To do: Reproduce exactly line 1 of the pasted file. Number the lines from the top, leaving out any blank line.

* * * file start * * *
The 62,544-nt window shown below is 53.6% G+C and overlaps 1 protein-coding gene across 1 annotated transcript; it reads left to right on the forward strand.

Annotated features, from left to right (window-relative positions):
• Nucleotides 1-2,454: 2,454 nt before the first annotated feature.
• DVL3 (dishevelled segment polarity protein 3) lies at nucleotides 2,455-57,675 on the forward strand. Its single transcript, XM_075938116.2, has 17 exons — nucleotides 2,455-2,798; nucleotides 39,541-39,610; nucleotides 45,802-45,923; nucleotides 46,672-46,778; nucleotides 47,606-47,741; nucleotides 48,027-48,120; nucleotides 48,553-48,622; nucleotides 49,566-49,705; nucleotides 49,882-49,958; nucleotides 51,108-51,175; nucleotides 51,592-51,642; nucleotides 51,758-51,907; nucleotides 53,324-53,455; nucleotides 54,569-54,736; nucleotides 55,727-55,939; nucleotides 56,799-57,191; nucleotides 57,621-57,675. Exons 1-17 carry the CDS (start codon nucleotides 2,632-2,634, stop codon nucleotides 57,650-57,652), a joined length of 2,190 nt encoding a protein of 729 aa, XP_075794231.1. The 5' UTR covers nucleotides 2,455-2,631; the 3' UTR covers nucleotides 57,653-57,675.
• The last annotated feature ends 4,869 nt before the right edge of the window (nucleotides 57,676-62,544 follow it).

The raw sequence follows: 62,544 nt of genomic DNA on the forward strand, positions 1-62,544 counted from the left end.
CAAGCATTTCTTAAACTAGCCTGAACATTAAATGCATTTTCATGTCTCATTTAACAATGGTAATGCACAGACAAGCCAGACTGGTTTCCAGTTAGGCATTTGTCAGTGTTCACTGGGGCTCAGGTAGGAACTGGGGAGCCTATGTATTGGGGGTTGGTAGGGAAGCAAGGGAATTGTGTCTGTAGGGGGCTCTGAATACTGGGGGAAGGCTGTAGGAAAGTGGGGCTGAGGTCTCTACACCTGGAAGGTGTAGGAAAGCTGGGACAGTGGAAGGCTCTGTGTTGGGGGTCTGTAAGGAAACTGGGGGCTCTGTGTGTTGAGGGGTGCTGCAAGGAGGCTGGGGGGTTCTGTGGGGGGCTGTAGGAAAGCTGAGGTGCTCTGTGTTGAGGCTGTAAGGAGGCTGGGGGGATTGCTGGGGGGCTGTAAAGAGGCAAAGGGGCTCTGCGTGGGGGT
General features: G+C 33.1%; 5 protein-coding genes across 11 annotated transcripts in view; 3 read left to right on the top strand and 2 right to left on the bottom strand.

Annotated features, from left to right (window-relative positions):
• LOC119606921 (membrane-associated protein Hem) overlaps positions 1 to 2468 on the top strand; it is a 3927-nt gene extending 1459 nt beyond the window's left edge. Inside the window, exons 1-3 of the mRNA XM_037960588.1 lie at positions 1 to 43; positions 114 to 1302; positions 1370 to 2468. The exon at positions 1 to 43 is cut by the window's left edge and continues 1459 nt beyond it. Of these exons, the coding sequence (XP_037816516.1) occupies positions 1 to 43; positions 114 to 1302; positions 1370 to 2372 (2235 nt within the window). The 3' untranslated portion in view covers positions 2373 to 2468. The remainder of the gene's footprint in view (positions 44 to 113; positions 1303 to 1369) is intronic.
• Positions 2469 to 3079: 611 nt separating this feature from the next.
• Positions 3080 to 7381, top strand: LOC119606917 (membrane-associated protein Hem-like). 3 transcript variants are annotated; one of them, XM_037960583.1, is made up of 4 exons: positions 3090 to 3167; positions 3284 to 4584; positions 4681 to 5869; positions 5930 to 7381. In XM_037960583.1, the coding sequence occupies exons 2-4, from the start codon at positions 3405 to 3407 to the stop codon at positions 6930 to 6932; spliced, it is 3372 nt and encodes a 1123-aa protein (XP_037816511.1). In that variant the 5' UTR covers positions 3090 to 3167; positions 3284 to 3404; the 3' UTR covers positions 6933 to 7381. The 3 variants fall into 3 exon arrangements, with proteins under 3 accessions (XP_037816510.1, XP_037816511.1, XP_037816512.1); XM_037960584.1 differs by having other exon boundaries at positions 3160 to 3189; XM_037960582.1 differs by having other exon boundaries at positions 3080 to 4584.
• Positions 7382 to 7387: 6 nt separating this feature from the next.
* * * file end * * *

The 62,544-nt window shown below is 53.6% G+C and overlaps 1 protein-coding gene across 1 annotated transcript; it reads left to right on the forward strand.